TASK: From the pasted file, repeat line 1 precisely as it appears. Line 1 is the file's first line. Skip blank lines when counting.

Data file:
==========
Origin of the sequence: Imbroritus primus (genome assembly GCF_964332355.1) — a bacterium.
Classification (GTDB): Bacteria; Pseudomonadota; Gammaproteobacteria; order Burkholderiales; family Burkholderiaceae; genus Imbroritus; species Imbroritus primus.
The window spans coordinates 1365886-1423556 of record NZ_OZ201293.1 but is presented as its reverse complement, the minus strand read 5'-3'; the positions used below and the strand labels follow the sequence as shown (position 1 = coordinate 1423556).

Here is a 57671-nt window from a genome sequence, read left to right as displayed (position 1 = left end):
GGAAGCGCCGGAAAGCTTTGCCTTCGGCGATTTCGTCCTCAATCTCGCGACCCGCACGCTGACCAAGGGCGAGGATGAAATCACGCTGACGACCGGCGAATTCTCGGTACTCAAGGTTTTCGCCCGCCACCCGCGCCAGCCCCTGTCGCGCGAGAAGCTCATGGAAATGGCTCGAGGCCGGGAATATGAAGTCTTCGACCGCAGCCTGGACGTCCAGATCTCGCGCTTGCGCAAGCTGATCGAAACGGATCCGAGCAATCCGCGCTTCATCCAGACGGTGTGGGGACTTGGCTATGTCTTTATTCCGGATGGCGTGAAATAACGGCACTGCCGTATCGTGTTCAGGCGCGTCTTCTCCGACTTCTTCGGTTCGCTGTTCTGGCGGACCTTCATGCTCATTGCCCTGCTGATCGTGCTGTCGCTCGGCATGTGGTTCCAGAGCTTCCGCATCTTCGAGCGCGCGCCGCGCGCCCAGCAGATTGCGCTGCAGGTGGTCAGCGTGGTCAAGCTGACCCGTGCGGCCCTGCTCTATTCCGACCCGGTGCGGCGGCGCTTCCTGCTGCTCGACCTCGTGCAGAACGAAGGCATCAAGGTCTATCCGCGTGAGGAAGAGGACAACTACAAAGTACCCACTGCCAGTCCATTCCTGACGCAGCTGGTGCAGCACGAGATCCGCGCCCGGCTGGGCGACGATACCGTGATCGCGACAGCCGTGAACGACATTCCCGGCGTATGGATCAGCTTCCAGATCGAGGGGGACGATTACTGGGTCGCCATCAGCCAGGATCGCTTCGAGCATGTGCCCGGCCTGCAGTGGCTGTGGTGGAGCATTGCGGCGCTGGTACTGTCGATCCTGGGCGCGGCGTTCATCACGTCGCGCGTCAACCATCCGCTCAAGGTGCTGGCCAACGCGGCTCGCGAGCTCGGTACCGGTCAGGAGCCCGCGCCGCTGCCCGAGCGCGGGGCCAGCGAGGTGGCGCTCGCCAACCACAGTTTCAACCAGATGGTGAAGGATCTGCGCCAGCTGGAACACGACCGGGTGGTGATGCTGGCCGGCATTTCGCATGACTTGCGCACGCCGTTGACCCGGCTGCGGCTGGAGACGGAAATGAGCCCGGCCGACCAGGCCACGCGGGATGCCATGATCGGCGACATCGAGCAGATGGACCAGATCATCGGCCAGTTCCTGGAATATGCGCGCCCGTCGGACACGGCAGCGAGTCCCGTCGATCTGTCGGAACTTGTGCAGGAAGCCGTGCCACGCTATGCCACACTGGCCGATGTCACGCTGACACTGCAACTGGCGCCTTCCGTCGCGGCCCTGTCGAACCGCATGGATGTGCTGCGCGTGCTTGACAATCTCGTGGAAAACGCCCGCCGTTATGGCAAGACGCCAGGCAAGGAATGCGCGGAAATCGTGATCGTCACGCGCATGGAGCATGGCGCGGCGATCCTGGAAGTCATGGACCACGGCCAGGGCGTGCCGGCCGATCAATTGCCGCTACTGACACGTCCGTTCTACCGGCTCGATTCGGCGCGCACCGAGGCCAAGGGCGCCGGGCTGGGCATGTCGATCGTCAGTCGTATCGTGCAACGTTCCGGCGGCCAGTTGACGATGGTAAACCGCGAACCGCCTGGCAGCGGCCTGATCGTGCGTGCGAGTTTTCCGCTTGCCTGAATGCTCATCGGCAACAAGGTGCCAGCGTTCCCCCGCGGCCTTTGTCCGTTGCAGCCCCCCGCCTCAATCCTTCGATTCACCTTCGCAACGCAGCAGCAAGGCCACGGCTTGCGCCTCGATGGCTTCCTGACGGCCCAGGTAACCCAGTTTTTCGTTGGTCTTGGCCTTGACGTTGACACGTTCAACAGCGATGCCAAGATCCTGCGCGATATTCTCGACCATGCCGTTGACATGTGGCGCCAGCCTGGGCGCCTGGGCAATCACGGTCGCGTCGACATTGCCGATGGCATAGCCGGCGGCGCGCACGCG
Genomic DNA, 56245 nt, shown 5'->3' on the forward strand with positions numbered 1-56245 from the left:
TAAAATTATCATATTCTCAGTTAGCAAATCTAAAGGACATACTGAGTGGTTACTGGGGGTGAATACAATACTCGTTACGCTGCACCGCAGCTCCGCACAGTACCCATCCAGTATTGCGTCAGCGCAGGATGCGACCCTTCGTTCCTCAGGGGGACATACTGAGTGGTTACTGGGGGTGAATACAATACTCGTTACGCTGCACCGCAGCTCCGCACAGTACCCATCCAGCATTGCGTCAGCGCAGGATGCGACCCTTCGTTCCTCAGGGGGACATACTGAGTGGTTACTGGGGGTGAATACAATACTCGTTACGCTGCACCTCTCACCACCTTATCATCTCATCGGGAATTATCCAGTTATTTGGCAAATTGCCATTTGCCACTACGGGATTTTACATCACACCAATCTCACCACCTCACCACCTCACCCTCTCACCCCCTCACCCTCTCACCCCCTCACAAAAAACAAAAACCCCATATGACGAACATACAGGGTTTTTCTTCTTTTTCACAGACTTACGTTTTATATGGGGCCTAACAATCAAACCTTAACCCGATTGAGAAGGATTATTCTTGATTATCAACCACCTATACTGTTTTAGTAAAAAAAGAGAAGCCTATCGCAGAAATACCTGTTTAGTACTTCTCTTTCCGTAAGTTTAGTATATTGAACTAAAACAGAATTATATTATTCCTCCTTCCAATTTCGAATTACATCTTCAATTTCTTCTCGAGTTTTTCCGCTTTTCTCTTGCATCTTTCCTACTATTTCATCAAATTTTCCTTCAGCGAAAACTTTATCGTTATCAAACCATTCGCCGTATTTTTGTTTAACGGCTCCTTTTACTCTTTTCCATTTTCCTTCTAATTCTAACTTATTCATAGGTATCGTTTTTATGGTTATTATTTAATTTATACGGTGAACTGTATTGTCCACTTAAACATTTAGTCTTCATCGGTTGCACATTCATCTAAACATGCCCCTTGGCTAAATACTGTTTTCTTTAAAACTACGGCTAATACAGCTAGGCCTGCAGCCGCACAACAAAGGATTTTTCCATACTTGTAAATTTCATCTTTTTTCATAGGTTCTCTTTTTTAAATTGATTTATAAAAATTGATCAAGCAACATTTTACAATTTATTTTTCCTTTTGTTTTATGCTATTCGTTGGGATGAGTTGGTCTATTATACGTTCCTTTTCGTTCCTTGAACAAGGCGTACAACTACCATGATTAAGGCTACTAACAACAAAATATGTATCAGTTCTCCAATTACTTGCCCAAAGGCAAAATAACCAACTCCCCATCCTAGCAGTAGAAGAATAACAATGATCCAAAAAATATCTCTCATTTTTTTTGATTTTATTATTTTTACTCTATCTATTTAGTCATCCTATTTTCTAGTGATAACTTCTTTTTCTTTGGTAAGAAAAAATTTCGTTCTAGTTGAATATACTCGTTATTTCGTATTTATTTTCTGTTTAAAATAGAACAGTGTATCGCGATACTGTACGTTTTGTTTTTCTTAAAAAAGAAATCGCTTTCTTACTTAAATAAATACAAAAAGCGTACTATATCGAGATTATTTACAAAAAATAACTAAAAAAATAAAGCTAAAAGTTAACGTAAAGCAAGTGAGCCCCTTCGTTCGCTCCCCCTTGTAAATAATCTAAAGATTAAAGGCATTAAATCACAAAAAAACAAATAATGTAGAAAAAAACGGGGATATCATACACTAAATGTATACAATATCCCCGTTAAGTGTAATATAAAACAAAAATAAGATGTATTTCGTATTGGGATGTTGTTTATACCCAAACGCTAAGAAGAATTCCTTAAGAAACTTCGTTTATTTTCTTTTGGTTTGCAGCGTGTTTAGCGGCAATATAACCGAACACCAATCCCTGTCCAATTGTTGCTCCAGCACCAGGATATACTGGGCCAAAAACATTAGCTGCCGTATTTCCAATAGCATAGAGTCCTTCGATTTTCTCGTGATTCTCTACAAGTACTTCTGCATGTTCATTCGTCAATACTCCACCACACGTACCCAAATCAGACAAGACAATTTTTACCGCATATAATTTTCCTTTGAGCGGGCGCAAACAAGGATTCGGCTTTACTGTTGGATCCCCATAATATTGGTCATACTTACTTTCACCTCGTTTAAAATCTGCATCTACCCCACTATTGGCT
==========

Origin of the sequence: Imbroritus primus (genome assembly GCF_964332355.1) — a bacterium.